EU leaders approve sanctions on Turkish officials over gas drilling | Turkey

EU leaders have agreed to impose sanctions on an unspecified number of Turkish officials and companies involved in gas drilling in Cypriot-claimed waters – but with their forthcoming advice postponed large decisions such as trade tariffs or arms embargoes. Biden Administration.

The decision by the EU Council after hours of heated debate has disappointed tough people like France. Cyprus Greece has pressed for more urgent and substantial action to reveal that the EU does not accept Turkish foreign policy.

Nevertheless, the Turkish Foreign Ministry responded: “We reject the partisan and illegal approach that should be included in the decisions of the December 10 EU summit after pressure from unity and veto.”

The foreign ministry said the decisions reached at the EU summit were “illegal” and “once again ignored the Turkish Syrian people, the co-owners of the island of Cyprus.”

The names of those facing sanctions will be released in the next few weeks by EU Foreign Secretary Joseph Borel. He also agreed to prepare plans in a broader approach Turkey By March, the EU had been given the opportunity to consult with Joe Biden’s National Security Council.

The US president-elect called Turkish President Recep Tayyip Erdogan an autonomous, but sought to avoid opposing Ankara’s incoming administration.

“What is at stake here is very clear: reliability European union, ”Greek Prime Minister Griacos Mitsotakis said before the summit. Greek diplomats did little to cover up their disappointment.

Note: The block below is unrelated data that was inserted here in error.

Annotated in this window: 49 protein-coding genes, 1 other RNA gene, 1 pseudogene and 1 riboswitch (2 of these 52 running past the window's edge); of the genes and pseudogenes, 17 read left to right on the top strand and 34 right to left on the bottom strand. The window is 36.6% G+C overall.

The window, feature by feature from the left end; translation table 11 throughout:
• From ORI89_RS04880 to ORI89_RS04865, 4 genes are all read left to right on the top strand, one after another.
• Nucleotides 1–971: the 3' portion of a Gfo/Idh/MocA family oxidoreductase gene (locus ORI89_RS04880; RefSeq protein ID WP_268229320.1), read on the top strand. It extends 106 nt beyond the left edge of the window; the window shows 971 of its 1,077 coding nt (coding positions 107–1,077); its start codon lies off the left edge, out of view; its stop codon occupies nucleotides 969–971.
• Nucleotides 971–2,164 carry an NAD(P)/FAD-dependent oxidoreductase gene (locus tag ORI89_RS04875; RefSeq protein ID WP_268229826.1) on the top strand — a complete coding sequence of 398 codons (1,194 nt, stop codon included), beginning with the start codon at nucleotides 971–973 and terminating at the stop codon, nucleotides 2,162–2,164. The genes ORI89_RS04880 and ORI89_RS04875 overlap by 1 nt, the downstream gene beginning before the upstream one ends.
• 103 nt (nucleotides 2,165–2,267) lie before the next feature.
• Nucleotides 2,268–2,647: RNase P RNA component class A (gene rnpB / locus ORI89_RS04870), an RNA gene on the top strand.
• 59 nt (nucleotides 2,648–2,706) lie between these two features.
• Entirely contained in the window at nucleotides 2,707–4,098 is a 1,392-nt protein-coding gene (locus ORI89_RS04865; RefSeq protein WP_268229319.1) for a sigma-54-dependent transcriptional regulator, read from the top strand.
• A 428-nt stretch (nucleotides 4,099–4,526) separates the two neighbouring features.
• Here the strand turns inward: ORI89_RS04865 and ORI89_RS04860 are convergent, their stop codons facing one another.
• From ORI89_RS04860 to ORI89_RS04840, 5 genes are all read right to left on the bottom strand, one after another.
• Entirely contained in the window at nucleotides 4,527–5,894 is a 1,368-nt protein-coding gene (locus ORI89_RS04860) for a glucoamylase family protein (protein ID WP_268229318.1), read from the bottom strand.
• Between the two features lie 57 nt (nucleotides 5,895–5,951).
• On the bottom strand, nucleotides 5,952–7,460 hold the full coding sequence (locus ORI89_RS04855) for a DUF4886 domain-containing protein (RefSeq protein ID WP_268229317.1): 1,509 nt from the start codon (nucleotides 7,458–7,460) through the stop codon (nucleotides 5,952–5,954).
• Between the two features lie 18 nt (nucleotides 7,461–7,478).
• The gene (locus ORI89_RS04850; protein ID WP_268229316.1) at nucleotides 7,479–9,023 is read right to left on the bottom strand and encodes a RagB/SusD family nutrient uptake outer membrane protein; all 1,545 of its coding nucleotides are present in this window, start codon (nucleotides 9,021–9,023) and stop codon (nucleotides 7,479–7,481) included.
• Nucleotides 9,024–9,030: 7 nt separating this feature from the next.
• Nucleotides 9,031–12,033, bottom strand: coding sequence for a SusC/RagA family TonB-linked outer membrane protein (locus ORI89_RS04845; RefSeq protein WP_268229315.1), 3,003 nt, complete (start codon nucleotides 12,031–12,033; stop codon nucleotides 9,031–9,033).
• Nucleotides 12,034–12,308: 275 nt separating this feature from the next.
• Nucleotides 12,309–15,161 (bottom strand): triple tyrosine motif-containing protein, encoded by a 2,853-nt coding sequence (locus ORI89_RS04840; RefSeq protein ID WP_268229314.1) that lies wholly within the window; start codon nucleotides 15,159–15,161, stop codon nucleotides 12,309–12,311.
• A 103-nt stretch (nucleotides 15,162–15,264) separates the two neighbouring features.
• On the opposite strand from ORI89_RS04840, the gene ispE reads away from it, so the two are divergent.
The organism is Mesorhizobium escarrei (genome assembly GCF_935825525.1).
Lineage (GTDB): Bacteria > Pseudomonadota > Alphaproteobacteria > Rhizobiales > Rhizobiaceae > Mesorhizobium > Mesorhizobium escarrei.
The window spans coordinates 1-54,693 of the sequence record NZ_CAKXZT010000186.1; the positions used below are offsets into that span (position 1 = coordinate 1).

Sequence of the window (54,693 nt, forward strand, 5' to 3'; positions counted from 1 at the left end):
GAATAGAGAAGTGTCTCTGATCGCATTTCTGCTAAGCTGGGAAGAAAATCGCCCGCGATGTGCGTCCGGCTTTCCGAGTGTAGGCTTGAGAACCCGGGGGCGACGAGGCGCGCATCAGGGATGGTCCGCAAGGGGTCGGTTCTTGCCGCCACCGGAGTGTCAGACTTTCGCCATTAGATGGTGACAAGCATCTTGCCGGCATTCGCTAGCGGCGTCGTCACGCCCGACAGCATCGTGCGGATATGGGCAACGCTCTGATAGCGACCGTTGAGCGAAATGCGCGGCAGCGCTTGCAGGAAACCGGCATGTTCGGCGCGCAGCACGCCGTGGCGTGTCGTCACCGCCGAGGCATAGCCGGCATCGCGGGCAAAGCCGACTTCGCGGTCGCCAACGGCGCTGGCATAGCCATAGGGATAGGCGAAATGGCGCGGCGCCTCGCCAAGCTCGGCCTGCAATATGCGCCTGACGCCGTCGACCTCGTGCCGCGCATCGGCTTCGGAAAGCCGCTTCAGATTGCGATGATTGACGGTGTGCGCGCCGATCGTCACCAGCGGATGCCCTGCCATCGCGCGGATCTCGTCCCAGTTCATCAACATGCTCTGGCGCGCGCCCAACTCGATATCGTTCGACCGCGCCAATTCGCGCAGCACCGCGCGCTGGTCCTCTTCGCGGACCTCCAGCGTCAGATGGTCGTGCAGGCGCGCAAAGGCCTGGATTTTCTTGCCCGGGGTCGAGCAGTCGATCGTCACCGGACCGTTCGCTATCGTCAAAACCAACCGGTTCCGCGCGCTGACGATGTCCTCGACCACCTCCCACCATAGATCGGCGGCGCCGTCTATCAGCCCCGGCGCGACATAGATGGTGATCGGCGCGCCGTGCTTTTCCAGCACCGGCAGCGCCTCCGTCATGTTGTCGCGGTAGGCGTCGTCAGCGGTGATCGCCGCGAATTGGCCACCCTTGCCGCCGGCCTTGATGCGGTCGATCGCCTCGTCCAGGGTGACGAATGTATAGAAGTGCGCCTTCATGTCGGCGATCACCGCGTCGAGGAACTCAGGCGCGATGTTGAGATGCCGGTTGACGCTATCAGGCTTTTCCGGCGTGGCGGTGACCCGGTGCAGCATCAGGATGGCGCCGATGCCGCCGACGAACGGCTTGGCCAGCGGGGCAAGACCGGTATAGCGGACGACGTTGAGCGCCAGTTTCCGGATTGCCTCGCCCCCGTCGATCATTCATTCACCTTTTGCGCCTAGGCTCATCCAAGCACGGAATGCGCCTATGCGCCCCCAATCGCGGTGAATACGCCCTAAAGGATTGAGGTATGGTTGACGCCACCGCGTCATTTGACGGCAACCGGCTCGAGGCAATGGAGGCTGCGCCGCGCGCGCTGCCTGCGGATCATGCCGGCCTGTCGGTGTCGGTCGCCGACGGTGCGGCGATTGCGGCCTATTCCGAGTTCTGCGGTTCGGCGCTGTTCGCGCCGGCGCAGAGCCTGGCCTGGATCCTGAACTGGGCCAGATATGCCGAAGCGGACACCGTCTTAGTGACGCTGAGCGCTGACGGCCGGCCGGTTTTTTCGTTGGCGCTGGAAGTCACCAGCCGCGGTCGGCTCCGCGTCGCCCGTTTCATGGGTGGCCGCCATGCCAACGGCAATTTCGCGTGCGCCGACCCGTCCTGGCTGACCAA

France and Greece have argued that the EU has already agreed in October to impose sanctions if the Ankara regime does not stop its “provocations” and “aggressive rhetoric.”

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Turkey uses the Orus Reyes research vessel in Greek waters, which then sends it back to Turkish ports when diplomatic heat is needed from Germany.

Germany insisted on keeping the door open for Turkish cooperation, and the EU report promised to extend a hand of friendship if Turkey reconsidered, and offered a lasting extension, including the option of resolving disputes through dialogue and international law.

It also recommends a multilateral conference on the future of the eastern Mediterranean, something that Turkey would like to see excluded from some regional energy forums.

Turkey has been locked in various conflicts with the EU, including widespread disagreements over drilling claims in Cyprus and the drawing of maritime borders.

France and Turkey are at loggerheads in Libya, where Erdogan has sent arms and troops to help the Tripoli government in the West, which some in Paris see as a front for the Muslim Brotherhood.

Turkey’s key role in NATO is causing concern in some areas. The invasion of northeastern Syria and the purchase of S-400 missiles from Russia have embarrassed France, but NATO Secretary-General Jens Stoltenberg has described Turkey as an important ally.

Additional Report by Bethan McKernan

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